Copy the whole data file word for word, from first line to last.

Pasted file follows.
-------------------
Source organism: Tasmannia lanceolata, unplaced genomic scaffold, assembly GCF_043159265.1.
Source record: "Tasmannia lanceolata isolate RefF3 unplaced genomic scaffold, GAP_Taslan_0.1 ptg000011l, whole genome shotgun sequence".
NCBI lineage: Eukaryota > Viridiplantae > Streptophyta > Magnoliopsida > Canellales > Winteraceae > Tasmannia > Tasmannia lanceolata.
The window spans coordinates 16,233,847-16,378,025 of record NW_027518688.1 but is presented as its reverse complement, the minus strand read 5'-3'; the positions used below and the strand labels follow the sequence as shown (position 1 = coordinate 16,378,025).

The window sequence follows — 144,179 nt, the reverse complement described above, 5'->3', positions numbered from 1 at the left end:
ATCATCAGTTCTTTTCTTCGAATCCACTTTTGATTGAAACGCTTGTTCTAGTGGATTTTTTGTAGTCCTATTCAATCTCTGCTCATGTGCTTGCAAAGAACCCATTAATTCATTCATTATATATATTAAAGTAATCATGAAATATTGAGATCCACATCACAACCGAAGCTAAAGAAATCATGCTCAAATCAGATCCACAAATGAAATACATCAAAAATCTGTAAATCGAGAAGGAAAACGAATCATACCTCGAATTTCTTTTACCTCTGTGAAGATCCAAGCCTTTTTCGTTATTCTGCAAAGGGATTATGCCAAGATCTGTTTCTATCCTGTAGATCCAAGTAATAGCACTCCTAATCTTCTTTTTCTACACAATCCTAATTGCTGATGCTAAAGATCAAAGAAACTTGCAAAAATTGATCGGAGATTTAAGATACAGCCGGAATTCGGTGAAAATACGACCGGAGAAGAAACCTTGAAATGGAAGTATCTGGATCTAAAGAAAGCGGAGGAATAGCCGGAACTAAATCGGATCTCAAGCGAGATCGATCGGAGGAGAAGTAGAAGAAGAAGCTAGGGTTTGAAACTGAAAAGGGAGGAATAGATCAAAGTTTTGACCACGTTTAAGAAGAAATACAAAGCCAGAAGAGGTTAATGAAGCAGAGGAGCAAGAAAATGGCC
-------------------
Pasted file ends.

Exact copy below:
Source organism: Tasmannia lanceolata, unplaced genomic scaffold, assembly GCF_043159265.1.
Source record: "Tasmannia lanceolata isolate RefF3 unplaced genomic scaffold, GAP_Taslan_0.1 ptg000011l, whole genome shotgun sequence".
NCBI lineage: Eukaryota > Viridiplantae > Streptophyta > Magnoliopsida > Canellales > Winteraceae > Tasmannia > Tasmannia lanceolata.
The window spans coordinates 16,233,847-16,378,025 of record NW_027518688.1 but is presented as its reverse complement, the minus strand read 5'-3'; the positions used below and the strand labels follow the sequence as shown (position 1 = coordinate 16,378,025).

The window sequence follows — 144,179 nt, the reverse complement described above, 5'->3', positions numbered from 1 at the left end:
ATCATCAGTTCTTTTCTTCGAATCCACTTTTGATTGAAACGCTTGTTCTAGTGGATTTTTTGTAGTCCTATTCAATCTCTGCTCATGTGCTTGCAAAGAACCCATTAATTCATTCATTATATATATTAAAGTAATCATGAAATATTGAGATCCACATCACAACCGAAGCTAAAGAAATCATGCTCAAATCAGATCCACAAATGAAATACATCAAAAATCTGTAAATCGAGAAGGAAAACGAATCATACCTCGAATTTCTTTTACCTCTGTGAAGATCCAAGCCTTTTTCGTTATTCTGCAAAGGGATTATGCCAAGATCTGTTTCTATCCTGTAGATCCAAGTAATAGCACTCCTAATCTTCTTTTTCTACACAATCCTAATTGCTGATGCTAAAGATCAAAGAAACTTGCAAAAATTGATCGGAGATTTAAGATACAGCCGGAATTCGGTGAAAATACGACCGGAGAAGAAACCTTGAAATGGAAGTATCTGGATCTAAAGAAAGCGGAGGAATAGCCGGAACTAAATCGGATCTCAAGCGAGATCGATCGGAGGAGAAGTAGAAGAAGAAGCTAGGGTTTGAAACTGAAAAGGGAGGAATAGATCAAAGTTTTGACCACGTTTAAGAAGAAATACAAAGCCAGAAGAGGTTAATGAAGCAGAGGAGCAAGAAAATGGCC